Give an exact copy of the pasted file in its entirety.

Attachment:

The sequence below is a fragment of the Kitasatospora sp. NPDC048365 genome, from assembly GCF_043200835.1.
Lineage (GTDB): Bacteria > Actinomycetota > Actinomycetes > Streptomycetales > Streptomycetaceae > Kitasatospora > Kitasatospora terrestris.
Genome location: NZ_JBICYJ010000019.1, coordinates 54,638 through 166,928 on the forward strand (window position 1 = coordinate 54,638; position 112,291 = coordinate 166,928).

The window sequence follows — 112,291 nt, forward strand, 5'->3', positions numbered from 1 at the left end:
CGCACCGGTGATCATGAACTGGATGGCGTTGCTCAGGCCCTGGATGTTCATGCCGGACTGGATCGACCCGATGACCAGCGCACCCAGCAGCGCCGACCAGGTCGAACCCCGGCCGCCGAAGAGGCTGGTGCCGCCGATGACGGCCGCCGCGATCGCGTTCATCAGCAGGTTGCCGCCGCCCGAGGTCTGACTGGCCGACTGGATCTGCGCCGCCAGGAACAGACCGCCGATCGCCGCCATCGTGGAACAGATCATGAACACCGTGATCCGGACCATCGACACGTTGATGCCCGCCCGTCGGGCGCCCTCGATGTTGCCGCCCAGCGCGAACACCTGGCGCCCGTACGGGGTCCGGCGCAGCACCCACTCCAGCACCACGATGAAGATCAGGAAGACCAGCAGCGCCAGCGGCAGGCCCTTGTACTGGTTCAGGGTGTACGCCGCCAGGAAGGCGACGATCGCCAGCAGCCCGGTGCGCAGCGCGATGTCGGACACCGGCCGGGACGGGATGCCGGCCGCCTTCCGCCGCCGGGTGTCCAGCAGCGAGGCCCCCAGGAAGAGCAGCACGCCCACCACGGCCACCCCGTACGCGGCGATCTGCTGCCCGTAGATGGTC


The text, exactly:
The sequence below is a fragment of the Kitasatospora sp. NPDC048365 genome, from assembly GCF_043200835.1.
Lineage (GTDB): Bacteria > Actinomycetota > Actinomycetes > Streptomycetales > Streptomycetaceae > Kitasatospora > Kitasatospora terrestris.
Genome location: NZ_JBICYJ010000019.1, coordinates 54,638 through 166,928 on the forward strand (window position 1 = coordinate 54,638; position 112,291 = coordinate 166,928).

The window sequence follows — 112,291 nt, forward strand, 5'->3', positions numbered from 1 at the left end:
CGCACCGGTGATCATGAACTGGATGGCGTTGCTCAGGCCCTGGATGTTCATGCCGGACTGGATCGACCCGATGACCAGCGCACCCAGCAGCGCCGACCAGGTCGAACCCCGGCCGCCGAAGAGGCTGGTGCCGCCGATGACGGCCGCCGCGATCGCGTTCATCAGCAGGTTGCCGCCGCCCGAGGTCTGACTGGCCGACTGGATCTGCGCCGCCAGGAACAGACCGCCGATCGCCGCCATCGTGGAACAGATCATGAACACCGTGATCCGGACCATCGACACGTTGATGCCCGCCCGTCGGGCGCCCTCGATGTTGCCGCCCAGCGCGAACACCTGGCGCCCGTACGGGGTCCGGCGCAGCACCCACTCCAGCACCACGATGAAGATCAGGAAGACCAGCAGCGCCAGCGGCAGGCCCTTGTACTGGTTCAGGGTGTACGCCGCCAGGAAGGCGACGATCGCCAGCAGCCCGGTGCGCAGCGCGATGTCGGACACCGGCCGGGACGGGATGCCGGCCGCCTTCCGCCGCCGGGTGTCCAGCAGCGAGGCCCCCAGGAAGAGCAGCACGCCCACCACGGCCACCCCGTACGCGGCGATCTGCTGCCCGTAGATGGTC